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J Invest Dermatol. 1996 Mar;106(3):397-403.

Barrier disruption stimulates interleukin-1 alpha expression and release from a pre-formed pool in murine epidermis.

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  • 1Dermatology and Medical Services, Veterans Administration Medical Center, University of California, San Francisco, USA.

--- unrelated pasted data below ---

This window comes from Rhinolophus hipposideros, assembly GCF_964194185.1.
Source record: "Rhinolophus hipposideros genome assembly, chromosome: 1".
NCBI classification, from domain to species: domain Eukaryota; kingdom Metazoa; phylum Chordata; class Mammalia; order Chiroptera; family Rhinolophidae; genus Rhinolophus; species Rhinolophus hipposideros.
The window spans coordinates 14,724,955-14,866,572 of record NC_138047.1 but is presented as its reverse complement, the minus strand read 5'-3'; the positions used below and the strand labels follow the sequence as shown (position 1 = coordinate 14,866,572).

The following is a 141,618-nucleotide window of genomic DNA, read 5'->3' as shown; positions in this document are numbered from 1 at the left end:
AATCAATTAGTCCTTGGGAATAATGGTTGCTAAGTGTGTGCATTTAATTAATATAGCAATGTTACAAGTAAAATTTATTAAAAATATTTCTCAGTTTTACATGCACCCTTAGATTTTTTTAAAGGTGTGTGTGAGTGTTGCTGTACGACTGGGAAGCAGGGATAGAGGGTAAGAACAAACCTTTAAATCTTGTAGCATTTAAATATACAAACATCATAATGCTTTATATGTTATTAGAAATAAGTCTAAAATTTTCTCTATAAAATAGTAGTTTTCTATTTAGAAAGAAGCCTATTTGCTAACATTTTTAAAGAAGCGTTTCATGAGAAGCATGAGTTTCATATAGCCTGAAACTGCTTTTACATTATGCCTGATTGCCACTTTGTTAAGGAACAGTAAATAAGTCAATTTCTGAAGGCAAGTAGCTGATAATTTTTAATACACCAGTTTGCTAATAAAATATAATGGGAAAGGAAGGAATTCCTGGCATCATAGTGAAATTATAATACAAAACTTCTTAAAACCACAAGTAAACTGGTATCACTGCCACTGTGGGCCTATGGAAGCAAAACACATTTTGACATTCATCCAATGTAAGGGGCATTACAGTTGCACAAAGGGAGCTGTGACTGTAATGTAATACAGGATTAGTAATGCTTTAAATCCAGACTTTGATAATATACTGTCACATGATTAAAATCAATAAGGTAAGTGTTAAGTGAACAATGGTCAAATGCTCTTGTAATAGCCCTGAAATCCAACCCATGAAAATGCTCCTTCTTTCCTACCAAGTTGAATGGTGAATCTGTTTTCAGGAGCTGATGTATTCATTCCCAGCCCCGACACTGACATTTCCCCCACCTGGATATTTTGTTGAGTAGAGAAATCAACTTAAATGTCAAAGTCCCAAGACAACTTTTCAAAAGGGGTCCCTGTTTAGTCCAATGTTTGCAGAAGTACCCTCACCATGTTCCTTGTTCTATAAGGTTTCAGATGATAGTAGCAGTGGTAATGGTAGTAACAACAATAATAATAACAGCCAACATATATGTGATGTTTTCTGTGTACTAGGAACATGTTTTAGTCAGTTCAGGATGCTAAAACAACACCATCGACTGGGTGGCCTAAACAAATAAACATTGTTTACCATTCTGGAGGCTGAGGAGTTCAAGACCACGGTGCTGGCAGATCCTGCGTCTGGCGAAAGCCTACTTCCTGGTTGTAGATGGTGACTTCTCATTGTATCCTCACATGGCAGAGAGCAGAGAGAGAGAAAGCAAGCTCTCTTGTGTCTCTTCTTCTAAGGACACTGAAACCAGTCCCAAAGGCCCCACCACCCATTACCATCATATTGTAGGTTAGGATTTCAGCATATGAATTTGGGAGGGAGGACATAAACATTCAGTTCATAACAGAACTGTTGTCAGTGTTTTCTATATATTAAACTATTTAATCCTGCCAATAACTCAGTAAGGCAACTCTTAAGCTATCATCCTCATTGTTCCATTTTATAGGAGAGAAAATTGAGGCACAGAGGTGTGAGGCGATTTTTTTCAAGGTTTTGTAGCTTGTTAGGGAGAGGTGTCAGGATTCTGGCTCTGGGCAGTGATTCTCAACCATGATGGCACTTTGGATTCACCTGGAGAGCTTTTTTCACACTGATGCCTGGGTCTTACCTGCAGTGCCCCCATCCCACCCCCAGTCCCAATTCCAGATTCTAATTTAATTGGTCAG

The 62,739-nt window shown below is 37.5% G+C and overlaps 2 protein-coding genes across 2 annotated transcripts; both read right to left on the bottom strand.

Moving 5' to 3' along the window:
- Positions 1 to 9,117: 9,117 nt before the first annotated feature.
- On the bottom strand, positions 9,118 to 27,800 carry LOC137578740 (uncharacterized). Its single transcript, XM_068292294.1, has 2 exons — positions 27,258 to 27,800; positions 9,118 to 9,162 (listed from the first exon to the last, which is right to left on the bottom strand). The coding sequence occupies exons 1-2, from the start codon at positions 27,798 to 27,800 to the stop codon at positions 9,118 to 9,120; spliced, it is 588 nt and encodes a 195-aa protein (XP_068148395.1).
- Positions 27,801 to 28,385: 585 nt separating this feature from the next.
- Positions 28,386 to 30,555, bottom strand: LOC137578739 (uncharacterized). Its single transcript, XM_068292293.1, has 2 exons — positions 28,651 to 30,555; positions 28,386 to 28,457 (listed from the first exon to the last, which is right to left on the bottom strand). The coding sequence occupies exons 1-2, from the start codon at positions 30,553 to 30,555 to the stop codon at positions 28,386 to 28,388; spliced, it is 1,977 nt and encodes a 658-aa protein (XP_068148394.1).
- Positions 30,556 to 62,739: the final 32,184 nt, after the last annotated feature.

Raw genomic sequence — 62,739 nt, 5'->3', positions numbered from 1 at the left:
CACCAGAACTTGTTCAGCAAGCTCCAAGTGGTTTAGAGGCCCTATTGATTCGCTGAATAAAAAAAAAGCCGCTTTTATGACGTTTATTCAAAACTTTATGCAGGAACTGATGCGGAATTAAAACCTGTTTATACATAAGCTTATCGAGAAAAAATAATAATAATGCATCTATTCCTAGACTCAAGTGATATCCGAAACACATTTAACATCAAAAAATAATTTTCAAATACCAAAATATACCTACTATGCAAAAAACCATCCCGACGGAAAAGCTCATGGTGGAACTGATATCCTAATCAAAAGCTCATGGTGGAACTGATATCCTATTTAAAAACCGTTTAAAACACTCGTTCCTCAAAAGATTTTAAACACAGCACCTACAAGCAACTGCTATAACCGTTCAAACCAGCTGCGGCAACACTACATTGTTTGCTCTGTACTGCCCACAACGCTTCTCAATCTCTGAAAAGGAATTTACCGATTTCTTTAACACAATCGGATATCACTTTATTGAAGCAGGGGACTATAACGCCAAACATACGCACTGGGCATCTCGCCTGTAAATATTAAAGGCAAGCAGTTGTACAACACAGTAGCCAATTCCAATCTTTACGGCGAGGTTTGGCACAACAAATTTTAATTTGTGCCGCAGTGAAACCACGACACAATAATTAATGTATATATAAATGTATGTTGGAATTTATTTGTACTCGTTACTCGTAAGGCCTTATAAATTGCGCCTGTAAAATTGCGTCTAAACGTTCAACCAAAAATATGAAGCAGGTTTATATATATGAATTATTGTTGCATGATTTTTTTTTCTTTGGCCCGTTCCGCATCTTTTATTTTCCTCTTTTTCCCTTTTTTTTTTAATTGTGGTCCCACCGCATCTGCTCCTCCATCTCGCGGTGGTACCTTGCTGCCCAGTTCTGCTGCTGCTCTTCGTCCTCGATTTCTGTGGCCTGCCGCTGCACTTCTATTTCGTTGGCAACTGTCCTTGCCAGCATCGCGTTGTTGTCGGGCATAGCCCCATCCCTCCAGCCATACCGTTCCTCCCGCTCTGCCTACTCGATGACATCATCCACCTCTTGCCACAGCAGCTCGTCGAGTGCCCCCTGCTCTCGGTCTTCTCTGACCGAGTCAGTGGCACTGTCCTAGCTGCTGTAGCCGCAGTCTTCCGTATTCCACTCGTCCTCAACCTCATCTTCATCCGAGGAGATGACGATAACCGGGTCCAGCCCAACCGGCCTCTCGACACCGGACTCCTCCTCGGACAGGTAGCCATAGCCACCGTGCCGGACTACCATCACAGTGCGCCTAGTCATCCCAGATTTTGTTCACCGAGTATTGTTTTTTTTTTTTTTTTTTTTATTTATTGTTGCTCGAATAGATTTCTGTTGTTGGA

Previous studies have shown that barrier disruption increases epidermal mRNA levels of interleukin-1 alpha (IL-1 alpha). We used immunohistochemistry to examine IL-1 alpha expression in hairless mouse skin under basal conditions and following barrier abrogation. In untreated mice, IL-1 alpha was present in the dermis and nucleated epidermal layers in a diffuse, generalized pattern. In essential fatty acid deficient mice IL-1 alpha was present in all epidermal layers and the dermis, with prominent staining in the stratum corneum. After acute barrier disruption with tape-stripping, IL-1 alpha increased in the epidermis and dermis within 10 min, remained elevated at 2 and 4 h, and decreased to near basal levels by 24 h. Moreover, intense, perinuclear, basal cell staining appeared at 10 min, persisting until 4 h after barrier disruption. Since the increase in IL-1 alpha immunostaining after acute barrier abrogation precedes the increase in mRNA, we hypothesized that the IL-1 alpha might derive from a pre-formed pool. Prolonged occlusion of normal skin, a treatment that specifically reduces epidermal mRNA levels of IL-1 alpha, decreased basal immunostaining for IL-1 alpha and blunted the increase in IL-1 alpha usually seen following barrier disruption. Moreover, tape-stripping of skin, maintained ex vivo at 4 degrees C, resulted in increased IL-1 alpha immunostaining within the upper nucleated epidermal layers, as well as release of mature IL-1 alpha into the medium, as measured by Western blotting and enzyme-linked immunosorbent assay. In addition, the stratum corneum attached to the tape contained IL-1 alpha. These studies show that acute barrier disruption induces both the immediate release and dispersion of IL-1 alpha from a pre-formed, epidermal pool, as well as increased IL-1 alpha synthesis; both mechanisms are consistent with a role for IL-1 alpha in the regulation of proinflammatory and homeostatic processes in the skin.

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